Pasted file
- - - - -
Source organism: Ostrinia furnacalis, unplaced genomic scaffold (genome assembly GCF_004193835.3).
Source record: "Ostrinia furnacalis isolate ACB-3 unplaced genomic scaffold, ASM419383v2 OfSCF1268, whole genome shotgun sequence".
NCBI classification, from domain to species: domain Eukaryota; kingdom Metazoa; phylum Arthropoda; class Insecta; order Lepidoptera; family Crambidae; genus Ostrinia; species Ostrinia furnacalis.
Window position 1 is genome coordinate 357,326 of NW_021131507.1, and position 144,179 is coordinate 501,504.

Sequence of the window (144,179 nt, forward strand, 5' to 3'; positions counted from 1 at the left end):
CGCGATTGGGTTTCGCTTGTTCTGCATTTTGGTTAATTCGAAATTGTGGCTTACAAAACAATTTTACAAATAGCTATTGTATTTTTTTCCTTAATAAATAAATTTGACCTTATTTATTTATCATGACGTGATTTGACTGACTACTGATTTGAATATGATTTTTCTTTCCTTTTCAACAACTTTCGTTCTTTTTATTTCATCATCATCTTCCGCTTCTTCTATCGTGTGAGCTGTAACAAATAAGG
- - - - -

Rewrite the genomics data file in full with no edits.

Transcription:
Source organism: Ostrinia furnacalis, unplaced genomic scaffold (genome assembly GCF_004193835.3).
Source record: "Ostrinia furnacalis isolate ACB-3 unplaced genomic scaffold, ASM419383v2 OfSCF1268, whole genome shotgun sequence".
NCBI classification, from domain to species: domain Eukaryota; kingdom Metazoa; phylum Arthropoda; class Insecta; order Lepidoptera; family Crambidae; genus Ostrinia; species Ostrinia furnacalis.
Window position 1 is genome coordinate 357,326 of NW_021131507.1, and position 144,179 is coordinate 501,504.

Sequence of the window (144,179 nt, forward strand, 5' to 3'; positions counted from 1 at the left end):
CGCGATTGGGTTTCGCTTGTTCTGCATTTTGGTTAATTCGAAATTGTGGCTTACAAAACAATTTTACAAATAGCTATTGTATTTTTTTCCTTAATAAATAAATTTGACCTTATTTATTTATCATGACGTGATTTGACTGACTACTGATTTGAATATGATTTTTCTTTCCTTTTCAACAACTTTCGTTCTTTTTATTTCATCATCATCTTCCGCTTCTTCTATCGTGTGAGCTGTAACAAATAAGG